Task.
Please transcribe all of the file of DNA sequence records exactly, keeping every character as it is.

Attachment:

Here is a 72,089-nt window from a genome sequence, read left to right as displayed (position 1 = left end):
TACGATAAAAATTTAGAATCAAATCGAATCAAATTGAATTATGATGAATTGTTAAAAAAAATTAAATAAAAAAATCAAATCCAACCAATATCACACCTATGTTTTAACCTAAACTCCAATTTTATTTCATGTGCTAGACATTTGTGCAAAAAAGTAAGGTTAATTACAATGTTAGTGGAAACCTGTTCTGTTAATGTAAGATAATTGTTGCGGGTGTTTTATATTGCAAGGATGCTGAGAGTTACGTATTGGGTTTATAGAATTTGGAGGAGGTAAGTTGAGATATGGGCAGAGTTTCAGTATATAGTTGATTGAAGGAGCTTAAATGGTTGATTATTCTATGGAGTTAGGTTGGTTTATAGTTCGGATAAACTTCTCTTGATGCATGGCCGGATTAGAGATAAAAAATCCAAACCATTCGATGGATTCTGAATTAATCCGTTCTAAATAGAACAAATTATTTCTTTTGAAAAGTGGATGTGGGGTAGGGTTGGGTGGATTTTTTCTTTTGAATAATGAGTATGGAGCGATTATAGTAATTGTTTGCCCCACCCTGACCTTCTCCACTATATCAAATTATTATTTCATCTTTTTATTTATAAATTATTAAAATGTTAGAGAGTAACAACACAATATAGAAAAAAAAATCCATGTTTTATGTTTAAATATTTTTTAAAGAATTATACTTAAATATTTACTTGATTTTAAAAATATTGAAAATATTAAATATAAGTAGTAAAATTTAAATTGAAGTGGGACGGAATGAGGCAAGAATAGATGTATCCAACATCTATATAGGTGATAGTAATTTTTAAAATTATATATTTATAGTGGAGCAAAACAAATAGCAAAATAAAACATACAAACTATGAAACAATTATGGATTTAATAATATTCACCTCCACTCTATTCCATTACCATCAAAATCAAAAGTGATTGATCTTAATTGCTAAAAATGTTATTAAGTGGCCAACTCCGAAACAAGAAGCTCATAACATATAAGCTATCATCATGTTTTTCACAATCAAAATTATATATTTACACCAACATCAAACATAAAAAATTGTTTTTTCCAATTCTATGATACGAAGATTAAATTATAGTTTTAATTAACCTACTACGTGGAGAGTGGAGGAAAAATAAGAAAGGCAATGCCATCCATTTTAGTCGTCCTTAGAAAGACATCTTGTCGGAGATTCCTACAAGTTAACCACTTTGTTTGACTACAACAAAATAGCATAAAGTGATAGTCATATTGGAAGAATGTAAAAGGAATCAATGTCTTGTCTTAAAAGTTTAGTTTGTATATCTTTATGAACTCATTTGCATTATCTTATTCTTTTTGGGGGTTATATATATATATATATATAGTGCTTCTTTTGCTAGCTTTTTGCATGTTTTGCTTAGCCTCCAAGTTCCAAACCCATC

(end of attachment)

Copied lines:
Here is a 72,089-nt window from a genome sequence, read left to right as displayed (position 1 = left end):
TACGATAAAAATTTAGAATCAAATCGAATCAAATTGAATTATGATGAATTGTTAAAAAAAATTAAATAAAAAAATCAAATCCAACCAATATCACACCTATGTTTTAACCTAAACTCCAATTTTATTTCATGTGCTAGACATTTGTGCAAAAAAGTAAGGTTAATTACAATGTTAGTGGAAACCTGTTCTGTTAATGTAAGATAATTGTTGCGGGTGTTTTATATTGCAAGGATGCTGAGAGTTACGTATTGGGTTTATAGAATTTGGAGGAGGTAAGTTGAGATATGGGCAGAGTTTCAGTATATAGTTGATTGAAGGAGCTTAAATGGTTGATTATTCTATGGAGTTAGGTTGGTTTATAGTTCGGATAAACTTCTCTTGATGCATGGCCGGATTAGAGATAAAAAATCCAAACCATTCGATGGATTCTGAATTAATCCGTTCTAAATAGAACAAATTATTTCTTTTGAAAAGTGGATGTGGGGTAGGGTTGGGTGGATTTTTTCTTTTGAATAATGAGTATGGAGCGATTATAGTAATTGTTTGCCCCACCCTGACCTTCTCCACTATATCAAATTATTATTTCATCTTTTTATTTATAAATTATTAAAATGTTAGAGAGTAACAACACAATATAGAAAAAAAAATCCATGTTTTATGTTTAAATATTTTTTAAAGAATTATACTTAAATATTTACTTGATTTTAAAAATATTGAAAATATTAAATATAAGTAGTAAAATTTAAATTGAAGTGGGACGGAATGAGGCAAGAATAGATGTATCCAACATCTATATAGGTGATAGTAATTTTTAAAATTATATATTTATAGTGGAGCAAAACAAATAGCAAAATAAAACATACAAACTATGAAACAATTATGGATTTAATAATATTCACCTCCACTCTATTCCATTACCATCAAAATCAAAAGTGATTGATCTTAATTGCTAAAAATGTTATTAAGTGGCCAACTCCGAAACAAGAAGCTCATAACATATAAGCTATCATCATGTTTTTCACAATCAAAATTATATATTTACACCAACATCAAACATAAAAAATTGTTTTTTCCAATTCTATGATACGAAGATTAAATTATAGTTTTAATTAACCTACTACGTGGAGAGTGGAGGAAAAATAAGAAAGGCAATGCCATCCATTTTAGTCGTCCTTAGAAAGACATCTTGTCGGAGATTCCTACAAGTTAACCACTTTGTTTGACTACAACAAAATAGCATAAAGTGATAGTCATATTGGAAGAATGTAAAAGGAATCAATGTCTTGTCTTAAAAGTTTAGTTTGTATATCTTTATGAACTCATTTGCATTATCTTATTCTTTTTGGGGGTTATATATATATATATATATAGTGCTTCTTTTGCTAGCTTTTTGCATGTTTTGCTTAGCCTCCAAGTTCCAAACCCATC